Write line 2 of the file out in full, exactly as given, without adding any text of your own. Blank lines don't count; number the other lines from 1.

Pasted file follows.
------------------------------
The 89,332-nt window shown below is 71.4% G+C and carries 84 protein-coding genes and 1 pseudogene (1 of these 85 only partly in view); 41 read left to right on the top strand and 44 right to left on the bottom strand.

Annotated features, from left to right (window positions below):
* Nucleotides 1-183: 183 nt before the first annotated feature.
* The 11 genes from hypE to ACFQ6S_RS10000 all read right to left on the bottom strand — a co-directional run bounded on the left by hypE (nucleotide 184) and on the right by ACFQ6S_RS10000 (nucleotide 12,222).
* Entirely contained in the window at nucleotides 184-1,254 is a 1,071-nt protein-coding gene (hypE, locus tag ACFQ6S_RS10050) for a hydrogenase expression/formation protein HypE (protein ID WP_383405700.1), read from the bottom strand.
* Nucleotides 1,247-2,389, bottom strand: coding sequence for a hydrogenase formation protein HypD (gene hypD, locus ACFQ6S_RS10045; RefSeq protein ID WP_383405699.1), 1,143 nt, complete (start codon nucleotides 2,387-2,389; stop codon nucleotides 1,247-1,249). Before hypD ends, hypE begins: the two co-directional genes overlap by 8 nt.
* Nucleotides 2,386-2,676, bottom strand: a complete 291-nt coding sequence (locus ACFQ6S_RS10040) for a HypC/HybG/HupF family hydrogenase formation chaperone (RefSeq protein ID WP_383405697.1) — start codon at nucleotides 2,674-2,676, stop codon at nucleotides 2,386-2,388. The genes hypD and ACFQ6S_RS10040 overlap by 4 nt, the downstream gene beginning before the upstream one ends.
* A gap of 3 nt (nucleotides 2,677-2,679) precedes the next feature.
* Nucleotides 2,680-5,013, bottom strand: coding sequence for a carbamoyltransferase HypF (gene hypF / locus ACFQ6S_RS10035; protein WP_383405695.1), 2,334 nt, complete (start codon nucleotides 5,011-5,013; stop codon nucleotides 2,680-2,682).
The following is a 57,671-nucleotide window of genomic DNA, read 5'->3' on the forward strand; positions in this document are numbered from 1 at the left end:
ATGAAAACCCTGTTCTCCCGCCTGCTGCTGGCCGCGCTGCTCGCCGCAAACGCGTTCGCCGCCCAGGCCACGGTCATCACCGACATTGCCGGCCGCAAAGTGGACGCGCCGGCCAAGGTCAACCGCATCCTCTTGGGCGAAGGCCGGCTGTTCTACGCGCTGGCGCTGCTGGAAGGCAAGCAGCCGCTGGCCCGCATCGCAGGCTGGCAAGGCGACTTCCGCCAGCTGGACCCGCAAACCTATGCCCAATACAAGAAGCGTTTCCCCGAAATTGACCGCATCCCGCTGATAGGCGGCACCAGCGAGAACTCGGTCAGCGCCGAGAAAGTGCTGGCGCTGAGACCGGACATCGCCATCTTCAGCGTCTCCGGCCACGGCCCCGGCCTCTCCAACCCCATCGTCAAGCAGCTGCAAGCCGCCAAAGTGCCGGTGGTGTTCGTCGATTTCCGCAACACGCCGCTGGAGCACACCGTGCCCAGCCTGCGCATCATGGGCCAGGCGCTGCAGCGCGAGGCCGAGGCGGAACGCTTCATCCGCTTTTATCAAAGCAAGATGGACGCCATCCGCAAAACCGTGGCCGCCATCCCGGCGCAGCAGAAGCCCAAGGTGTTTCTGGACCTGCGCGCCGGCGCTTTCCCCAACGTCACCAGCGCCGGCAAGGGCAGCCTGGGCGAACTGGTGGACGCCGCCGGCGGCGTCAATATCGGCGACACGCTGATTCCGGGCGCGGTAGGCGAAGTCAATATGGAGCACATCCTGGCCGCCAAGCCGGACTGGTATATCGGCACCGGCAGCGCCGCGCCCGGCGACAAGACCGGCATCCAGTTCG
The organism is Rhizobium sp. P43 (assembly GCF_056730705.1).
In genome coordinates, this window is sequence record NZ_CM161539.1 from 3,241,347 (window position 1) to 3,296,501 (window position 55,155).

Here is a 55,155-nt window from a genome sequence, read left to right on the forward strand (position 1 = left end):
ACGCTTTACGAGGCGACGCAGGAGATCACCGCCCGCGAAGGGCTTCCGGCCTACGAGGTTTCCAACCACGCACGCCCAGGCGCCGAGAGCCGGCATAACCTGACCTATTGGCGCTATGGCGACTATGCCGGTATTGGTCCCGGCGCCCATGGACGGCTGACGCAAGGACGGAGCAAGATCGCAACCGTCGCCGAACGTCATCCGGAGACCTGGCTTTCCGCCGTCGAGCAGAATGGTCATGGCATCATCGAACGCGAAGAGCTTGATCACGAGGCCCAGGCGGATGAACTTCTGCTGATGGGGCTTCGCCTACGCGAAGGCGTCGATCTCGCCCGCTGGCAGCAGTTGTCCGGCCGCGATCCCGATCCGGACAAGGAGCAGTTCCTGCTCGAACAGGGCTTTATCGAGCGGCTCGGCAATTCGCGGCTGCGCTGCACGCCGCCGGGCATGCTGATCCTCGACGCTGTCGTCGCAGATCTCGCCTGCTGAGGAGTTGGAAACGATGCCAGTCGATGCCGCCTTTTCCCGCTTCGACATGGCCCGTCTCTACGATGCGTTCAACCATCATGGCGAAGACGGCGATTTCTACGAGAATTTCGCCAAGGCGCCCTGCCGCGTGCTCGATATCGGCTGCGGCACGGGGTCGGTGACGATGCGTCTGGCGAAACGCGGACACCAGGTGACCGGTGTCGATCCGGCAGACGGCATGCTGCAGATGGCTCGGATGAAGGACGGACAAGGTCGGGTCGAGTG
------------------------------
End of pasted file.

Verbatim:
Annotated features, from left to right (window positions below):